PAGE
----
A more comprehensive level and type of joint venture opportunity is likely to emerge between the Grand Avenue and AEG-Stadium-Convention Center development plans, that would be greatly enhanced by a proposed monorail directly linking the venues along two miles of downtown Figueroa Street, and continuing across LA Civic Center to a Union Station central monorail terminal. The American Monorail-proposed, four and one half mile Downtown Monorail would connect LA Convention Center, NFL stadium, LA Live, Ritz Carlton, Marriott, Wilshire Grand and Bonaventure hotels, LA Music Center, Civic Center Mall and LA City Hall monorail stations with the LA region’s rail nexus at Union Station. With the interconnecting monorail link serving as a catalyst and common design element for the multi-billion dollar simultaneous development of the planned projects, downtown LA could facilitate a new wave of modern urban growth that could rejuvenate the City’s economy, and complete the development of Downtown Los Angeles.
American Monorail’s proposed Universal Studios monorail loop, extending from, and linking the Universal Studios Hollywood theme park and planned $3 billion expanded multi-use development to the proposed Los Angeles River Monorail between Warner Center and downtown Union Station, and existing Los Angeles Metro Rail Subway station, presents mutually beneficial joint development opportunities to Universal and monorail developers alike. Providing very attractive and high capacity access to the heart of the theme park, a well-designed monorail system could also alleviate or mitigate much of the anticipated street traffic and congestion that the planned multi-use development of the extended Universal property would create in the surrounding neighborhoods and community.
The American Monorail-proposed Long Beach Port Cargo Monorail system, that would directly link the port with the extensive Burlington Northern Santa Fe Railroad yard 20 miles inland from the port, is a modern, cost effective, environmentally sound alternative to inefficient and often congested trucking, and the Alameda Corridor, which connects the Port of Los Angeles with rail yards near downtown Los Angeles by means of a 20-mile, grade separated, exclusive railroad corridor. While the $2.4 billion, three-track Alameda rail corridor has reduced the typical freight train trip between the port and downtown from four hours to 30 minutes, and substantially reduced traffic delays and congestion along its entire route, revenues from cargo operations have fallen short of levels needed to service the $1.7 billion debt incurred by the Alameda Corridor Transportation Authority in constructing the project. Further compounding the debt service short fall, payments are structured such that annual debt service will steadily increase from $102.5 million in 2011, to $117.1 million in 2012, and grow to $198.6 million in 2033, while corridor income has steadily decreased, from $96 million in 2007 to $76 million in 2009. Without a massive restructuring of debt, and substantial subsidy from other sources, such as the Los Angeles Port Authority, the Alameda Transportation Corridor Authority will likely begin to default on debt service and payments to its bondholders.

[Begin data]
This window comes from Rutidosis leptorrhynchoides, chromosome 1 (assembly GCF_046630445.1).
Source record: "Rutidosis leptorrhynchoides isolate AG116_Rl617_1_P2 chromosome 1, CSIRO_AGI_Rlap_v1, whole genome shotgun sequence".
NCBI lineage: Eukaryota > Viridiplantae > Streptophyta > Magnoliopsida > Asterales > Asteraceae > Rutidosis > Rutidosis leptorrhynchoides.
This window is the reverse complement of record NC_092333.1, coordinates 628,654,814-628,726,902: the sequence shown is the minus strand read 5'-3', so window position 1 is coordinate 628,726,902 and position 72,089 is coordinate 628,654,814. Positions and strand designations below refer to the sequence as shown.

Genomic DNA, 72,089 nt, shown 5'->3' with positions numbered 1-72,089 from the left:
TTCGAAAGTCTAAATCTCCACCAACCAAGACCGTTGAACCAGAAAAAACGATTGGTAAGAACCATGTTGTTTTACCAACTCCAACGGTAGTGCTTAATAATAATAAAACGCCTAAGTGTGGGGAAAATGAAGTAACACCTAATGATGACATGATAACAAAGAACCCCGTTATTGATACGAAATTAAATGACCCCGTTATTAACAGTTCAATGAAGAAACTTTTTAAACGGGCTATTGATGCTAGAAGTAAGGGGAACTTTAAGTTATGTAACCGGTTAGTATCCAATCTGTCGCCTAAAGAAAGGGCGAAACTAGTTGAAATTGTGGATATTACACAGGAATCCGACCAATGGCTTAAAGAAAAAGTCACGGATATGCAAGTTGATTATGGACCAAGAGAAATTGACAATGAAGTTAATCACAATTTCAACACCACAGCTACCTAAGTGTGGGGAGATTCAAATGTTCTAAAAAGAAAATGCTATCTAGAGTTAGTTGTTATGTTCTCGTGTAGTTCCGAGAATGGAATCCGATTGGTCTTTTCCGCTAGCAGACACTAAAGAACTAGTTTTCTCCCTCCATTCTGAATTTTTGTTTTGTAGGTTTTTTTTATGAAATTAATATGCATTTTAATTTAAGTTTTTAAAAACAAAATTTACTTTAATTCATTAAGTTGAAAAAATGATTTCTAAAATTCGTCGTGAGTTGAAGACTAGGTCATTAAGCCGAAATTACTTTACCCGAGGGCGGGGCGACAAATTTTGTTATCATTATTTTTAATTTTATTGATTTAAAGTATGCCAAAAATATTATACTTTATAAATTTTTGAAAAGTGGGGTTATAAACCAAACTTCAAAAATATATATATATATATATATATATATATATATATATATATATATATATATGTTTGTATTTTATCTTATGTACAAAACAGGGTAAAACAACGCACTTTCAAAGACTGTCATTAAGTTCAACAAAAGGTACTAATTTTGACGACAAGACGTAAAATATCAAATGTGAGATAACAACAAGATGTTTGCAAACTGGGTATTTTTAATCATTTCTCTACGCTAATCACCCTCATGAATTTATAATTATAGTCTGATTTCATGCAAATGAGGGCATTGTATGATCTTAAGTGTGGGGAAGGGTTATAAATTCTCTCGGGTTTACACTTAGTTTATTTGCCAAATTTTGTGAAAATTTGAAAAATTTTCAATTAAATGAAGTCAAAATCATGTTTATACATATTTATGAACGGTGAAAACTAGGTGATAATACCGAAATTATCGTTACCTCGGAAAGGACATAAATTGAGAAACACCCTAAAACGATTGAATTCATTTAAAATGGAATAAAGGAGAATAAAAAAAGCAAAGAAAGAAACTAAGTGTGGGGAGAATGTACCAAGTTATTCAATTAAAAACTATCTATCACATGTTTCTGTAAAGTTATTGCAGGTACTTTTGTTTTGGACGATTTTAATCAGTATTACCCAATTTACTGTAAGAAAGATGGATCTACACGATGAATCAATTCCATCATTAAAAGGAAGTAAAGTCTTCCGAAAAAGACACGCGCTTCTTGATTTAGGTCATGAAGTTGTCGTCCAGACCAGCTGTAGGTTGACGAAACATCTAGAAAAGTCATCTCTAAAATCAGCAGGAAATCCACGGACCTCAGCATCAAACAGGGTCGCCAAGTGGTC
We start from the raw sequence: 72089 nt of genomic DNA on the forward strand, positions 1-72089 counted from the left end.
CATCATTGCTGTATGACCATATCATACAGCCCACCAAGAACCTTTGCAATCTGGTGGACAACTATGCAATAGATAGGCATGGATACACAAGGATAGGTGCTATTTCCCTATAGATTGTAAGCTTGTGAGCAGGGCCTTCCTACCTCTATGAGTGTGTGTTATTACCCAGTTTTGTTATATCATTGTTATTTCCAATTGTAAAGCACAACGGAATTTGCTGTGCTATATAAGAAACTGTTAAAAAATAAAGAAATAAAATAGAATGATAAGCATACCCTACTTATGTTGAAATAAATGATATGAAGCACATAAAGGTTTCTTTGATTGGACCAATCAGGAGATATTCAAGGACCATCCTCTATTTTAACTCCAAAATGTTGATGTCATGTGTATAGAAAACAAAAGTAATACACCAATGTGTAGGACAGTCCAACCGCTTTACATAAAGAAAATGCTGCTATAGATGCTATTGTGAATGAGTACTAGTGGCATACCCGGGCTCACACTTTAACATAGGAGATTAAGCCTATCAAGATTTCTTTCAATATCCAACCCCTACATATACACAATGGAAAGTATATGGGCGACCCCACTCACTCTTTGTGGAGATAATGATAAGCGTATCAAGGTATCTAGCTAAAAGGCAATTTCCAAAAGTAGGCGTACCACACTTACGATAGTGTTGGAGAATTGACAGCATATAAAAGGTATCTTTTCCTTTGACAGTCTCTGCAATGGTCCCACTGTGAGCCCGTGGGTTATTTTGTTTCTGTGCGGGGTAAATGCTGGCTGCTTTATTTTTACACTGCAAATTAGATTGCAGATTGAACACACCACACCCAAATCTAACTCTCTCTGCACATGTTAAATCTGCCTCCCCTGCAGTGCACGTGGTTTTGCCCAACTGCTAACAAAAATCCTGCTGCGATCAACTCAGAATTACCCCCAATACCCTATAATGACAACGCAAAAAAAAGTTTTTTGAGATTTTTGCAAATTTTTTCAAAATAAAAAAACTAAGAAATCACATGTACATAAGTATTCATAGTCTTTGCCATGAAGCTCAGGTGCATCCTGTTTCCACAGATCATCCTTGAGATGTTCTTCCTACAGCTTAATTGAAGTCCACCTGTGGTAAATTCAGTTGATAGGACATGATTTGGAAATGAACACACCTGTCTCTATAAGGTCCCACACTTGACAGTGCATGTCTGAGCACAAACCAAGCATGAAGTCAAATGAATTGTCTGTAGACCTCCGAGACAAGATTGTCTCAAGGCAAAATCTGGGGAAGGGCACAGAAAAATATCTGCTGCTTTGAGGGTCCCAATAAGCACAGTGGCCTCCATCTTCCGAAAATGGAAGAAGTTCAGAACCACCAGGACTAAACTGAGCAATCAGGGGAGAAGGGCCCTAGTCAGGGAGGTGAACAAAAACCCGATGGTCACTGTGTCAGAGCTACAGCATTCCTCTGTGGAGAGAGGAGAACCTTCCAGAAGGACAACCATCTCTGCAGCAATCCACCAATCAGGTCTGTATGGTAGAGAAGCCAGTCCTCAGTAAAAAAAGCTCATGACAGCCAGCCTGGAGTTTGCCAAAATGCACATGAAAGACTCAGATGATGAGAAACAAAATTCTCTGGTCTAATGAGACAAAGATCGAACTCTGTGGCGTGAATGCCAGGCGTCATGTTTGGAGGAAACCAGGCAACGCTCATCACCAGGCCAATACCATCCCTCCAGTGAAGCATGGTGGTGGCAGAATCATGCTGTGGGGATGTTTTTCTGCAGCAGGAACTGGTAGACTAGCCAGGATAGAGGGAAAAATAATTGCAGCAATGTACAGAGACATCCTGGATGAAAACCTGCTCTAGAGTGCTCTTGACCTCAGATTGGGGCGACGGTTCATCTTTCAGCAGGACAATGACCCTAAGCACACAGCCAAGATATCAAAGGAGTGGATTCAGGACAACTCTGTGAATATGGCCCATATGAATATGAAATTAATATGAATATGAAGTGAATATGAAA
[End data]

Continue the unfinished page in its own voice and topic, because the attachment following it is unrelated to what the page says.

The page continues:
Twenty miles inland from the Port of Long Beach, the extensive Burlington Northern Santa Fe rail yards would be the destination and transfer point for containers transported by the American Monorail-proposed cargo monorail system. Significant additional opportunities for development of monorail research, development, manufacturing and testing facilities are present on a 42-acre land parcel adjacent to the BNSF yard, and for development of a 15-acre monorail maintenance facility on LA County-owned property immediately adjacent to the American Monorail-proposed LA-Long Beach Commuter Express Monorail running along the opposite side of the Los Angeles River from the Cargo Monorail. These monorail manufacturing and maintenance facilities development opportunities extend the joint development potentials of the cargo and passenger monorail systems beyond the initial Port Authority/port operator- Flood Control Districts-BNSF joint venture, to include monorail manufacturers and their numerous contributing component and systems suppliers and eventual monorail service operators, as well as, financial institutions underwriting and financing all aspects of monorail development.
The American Monorail-proposed Orange County monorail network, focused on a monorail system nexus at the Anaheim Regional Transportation Intermodal Center, would bring the resources and mass transportation needs of the Orange County Transportation Authority together with the robust private entities of the Los Angeles Angels of Anaheim, Disneyland, The Block at Orange, the Anaheim Convention Center and numerous commercial, entertainment and hotel interests that could significantly benefit from mutual and cooperative joint development and operation of a monorail system serving the Anaheim and surrounding Orange County area. The multi-colored monorail guide way symbols above illustrate the interface and interconnections among American Monorail-proposed Commuter Express, High-Speed and local venue monorail systems, as well as, Metrolink and Amtrak rail services linked in an American Monorail-designed ARTIC Station.
A more generalized joint planning and development venture proposed in American Monorail’s Organizational Forum would bring together local government, community interests, financial institutions, monorail industry and local land developers in a Community Transportation Plan Development Forum that could serve the diverse interests of all participants in planning and implementing monorail systems and services.